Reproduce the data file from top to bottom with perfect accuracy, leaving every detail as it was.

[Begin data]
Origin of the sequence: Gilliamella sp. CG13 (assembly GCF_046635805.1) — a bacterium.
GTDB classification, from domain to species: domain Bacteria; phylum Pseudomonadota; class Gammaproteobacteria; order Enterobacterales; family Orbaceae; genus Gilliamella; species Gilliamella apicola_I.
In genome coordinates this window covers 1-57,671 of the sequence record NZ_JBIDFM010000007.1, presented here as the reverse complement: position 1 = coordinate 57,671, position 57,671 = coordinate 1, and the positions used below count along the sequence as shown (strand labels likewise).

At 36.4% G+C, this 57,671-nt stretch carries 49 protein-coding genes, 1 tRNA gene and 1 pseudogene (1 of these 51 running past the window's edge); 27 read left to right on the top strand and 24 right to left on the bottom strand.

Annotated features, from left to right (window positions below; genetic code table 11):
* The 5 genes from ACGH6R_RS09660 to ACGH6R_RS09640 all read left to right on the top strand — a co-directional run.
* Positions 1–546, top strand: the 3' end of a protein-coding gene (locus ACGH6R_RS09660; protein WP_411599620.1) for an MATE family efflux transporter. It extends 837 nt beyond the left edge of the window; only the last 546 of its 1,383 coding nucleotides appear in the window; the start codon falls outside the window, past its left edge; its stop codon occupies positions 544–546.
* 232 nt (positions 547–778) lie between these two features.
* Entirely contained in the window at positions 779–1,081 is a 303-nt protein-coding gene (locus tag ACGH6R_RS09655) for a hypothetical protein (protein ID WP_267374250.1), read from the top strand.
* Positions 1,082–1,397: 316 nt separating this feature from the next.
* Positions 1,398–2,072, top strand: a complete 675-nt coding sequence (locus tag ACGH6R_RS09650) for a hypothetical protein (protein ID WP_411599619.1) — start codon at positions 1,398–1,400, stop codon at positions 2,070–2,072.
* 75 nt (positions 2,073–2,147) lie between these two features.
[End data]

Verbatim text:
Origin of the sequence: Gilliamella sp. CG13 (assembly GCF_046635805.1) — a bacterium.
GTDB classification, from domain to species: domain Bacteria; phylum Pseudomonadota; class Gammaproteobacteria; order Enterobacterales; family Orbaceae; genus Gilliamella; species Gilliamella apicola_I.
In genome coordinates this window covers 1-57,671 of the sequence record NZ_JBIDFM010000007.1, presented here as the reverse complement: position 1 = coordinate 57,671, position 57,671 = coordinate 1, and the positions used below count along the sequence as shown (strand labels likewise).

At 36.4% G+C, this 57,671-nt stretch carries 49 protein-coding genes, 1 tRNA gene and 1 pseudogene (1 of these 51 running past the window's edge); 27 read left to right on the top strand and 24 right to left on the bottom strand.

Annotated features, from left to right (window positions below; genetic code table 11):
* The 5 genes from ACGH6R_RS09660 to ACGH6R_RS09640 all read left to right on the top strand — a co-directional run.
* Positions 1–546, top strand: the 3' end of a protein-coding gene (locus ACGH6R_RS09660; protein WP_411599620.1) for an MATE family efflux transporter. It extends 837 nt beyond the left edge of the window; only the last 546 of its 1,383 coding nucleotides appear in the window; the start codon falls outside the window, past its left edge; its stop codon occupies positions 544–546.
* 232 nt (positions 547–778) lie between these two features.
* Entirely contained in the window at positions 779–1,081 is a 303-nt protein-coding gene (locus tag ACGH6R_RS09655) for a hypothetical protein (protein ID WP_267374250.1), read from the top strand.
* Positions 1,082–1,397: 316 nt separating this feature from the next.
* Positions 1,398–2,072, top strand: a complete 675-nt coding sequence (locus tag ACGH6R_RS09650) for a hypothetical protein (protein ID WP_411599619.1) — start codon at positions 1,398–1,400, stop codon at positions 2,070–2,072.
* 75 nt (positions 2,073–2,147) lie between these two features.